Research to identify reasons behind poor response to treatment for blood cancer patients 

Targeted and more effective treatment options for patients with blood cancers are the aim of a major, five-year collaborative project between researchers at the University of York, the Haematological Malignancy Diagnostic Service (HMDS) at Leeds Teaching Hospitals NHS Trust, and the Universities of Cambridge and Southampton. Researchers at the Department of Health Sciences’ Epidemiology & Cancer Statistics Group (ECSG), led by Dr Simon Crouch, have received part of £1m funding from the Leukaemia & Lymphoma Research charity to investigate why some patients with diffuse large B-cell lymphoma (DLBCL) fail to respond to standard treatment.

DLBCL is by far the most common aggressive lymphoma in the UK, currently treated by an antibody-combining chemotherapy regimen, commonly known as R-CHOP. Despite dramatically improved survival outcomes for the majority of such patients, there is a significant minority of treatment recipients (up to 30%) who show either no response, only partial response or relapse after the initial response. Importantly, disease resistant to R-CHOP also responds poorly to any other currently available treatments, thus accounting for the vast majority of lymphoma-related deaths. Coupled with issues of cost effectiveness (the significant cost of the repeated administration of complete R-CHOP courses), this variable response of the disease to available treatments imposes an acute clinical dilemma with fundamental implications both for patient care and treatment commissioning.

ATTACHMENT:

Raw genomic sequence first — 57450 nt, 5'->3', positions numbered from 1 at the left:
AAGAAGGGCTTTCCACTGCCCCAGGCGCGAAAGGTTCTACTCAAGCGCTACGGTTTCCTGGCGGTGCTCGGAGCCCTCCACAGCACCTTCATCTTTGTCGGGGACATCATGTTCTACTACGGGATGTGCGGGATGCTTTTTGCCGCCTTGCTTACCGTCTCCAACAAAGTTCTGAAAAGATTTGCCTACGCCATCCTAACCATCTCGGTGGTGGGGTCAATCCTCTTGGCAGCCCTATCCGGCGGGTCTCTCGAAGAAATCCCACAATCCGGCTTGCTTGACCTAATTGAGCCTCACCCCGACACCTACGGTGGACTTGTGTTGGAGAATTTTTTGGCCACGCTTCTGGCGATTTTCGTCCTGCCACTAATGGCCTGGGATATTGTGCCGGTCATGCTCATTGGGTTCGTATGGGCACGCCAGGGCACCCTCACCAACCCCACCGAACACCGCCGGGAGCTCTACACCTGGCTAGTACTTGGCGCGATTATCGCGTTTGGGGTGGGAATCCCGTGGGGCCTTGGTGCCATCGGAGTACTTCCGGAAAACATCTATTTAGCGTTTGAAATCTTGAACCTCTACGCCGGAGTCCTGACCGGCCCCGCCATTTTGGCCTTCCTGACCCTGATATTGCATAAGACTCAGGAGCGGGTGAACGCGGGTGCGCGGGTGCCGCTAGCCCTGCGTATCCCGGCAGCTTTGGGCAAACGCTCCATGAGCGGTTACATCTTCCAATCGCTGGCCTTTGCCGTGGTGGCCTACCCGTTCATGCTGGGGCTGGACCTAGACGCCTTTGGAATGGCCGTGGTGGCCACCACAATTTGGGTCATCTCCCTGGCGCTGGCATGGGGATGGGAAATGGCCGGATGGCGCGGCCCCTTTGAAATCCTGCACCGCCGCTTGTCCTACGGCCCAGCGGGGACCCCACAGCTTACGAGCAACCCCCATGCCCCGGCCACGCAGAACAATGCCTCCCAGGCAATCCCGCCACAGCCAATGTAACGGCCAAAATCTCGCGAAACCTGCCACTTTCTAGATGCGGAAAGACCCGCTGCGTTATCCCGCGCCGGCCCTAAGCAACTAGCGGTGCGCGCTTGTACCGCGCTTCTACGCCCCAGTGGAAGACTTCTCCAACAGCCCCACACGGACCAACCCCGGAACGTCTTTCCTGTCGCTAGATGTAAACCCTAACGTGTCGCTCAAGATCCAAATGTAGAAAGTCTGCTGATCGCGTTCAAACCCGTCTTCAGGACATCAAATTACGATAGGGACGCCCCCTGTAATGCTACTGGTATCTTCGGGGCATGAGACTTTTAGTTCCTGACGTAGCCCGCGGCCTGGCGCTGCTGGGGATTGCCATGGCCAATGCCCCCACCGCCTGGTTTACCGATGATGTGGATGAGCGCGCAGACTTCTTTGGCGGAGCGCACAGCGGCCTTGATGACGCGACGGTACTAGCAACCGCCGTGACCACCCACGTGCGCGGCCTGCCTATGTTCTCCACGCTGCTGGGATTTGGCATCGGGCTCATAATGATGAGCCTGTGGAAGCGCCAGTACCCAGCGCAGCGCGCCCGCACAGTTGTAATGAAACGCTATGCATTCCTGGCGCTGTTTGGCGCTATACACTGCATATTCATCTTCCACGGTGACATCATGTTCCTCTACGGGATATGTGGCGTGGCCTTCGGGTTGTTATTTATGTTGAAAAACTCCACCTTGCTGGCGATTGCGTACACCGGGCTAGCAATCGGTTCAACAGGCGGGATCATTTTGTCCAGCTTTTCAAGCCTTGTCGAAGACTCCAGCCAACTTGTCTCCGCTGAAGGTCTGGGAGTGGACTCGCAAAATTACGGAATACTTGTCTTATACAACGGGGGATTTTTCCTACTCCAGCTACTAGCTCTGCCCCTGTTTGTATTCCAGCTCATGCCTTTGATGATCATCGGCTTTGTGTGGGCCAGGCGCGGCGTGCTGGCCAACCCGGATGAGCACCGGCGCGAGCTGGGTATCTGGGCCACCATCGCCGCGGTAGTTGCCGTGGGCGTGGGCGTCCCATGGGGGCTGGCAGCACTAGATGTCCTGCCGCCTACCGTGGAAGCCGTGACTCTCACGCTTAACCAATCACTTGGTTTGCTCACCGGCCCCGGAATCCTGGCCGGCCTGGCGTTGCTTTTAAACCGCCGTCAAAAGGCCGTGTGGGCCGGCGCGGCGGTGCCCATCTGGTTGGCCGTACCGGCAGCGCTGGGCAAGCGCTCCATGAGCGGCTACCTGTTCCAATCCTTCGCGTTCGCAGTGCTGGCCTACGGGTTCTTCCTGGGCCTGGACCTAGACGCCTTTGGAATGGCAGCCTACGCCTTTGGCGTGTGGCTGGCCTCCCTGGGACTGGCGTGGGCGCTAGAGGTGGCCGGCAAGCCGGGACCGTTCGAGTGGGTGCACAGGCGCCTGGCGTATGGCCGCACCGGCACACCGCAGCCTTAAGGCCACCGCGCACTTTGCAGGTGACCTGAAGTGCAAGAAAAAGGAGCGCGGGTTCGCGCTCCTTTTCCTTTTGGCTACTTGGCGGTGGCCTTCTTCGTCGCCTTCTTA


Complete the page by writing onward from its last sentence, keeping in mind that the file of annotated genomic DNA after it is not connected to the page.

The proposed programme of work aims to design and test new therapeutic strategies for this sub-group of DLBCL patients by developing multi-layered prognostic models based on the molecular and genetic characteristics of the disease.

The project builds on on-going research collaborations between all institutions involved. It will uniquely combine complete treatment and clinical follow-up data from more than 4,000 patients, recruited from both a major phase III clinical trial (REMoDL-B) and a population-based cohort (ECSG’s Haematological Malignancy Research Network [HMRN]). Results will be incorporated into ECSG’s growing portfolio of research projects focusing on facilitating greater patient choice on available and offered treatments in haemato-oncology in the context of individual patient need and cost effectiveness for the NHS.

 

“The heterogeneity of DLBCL in terms of clinical course, immunophenotype and genetic abnormalities has consistently been shown to hold prognostic significance, although consensus on disease sub-classification is still developing. By comprehensively investigating the association of a series of biomarkers with specific clinical and pathological parameters, we aim to assess their utility in predicting treatment response, and to progress to develop and validate optimal prognostic models targeted to individual patient needs.”
Dr Simon Crouch, Epidemiology & Cancer Statistics Group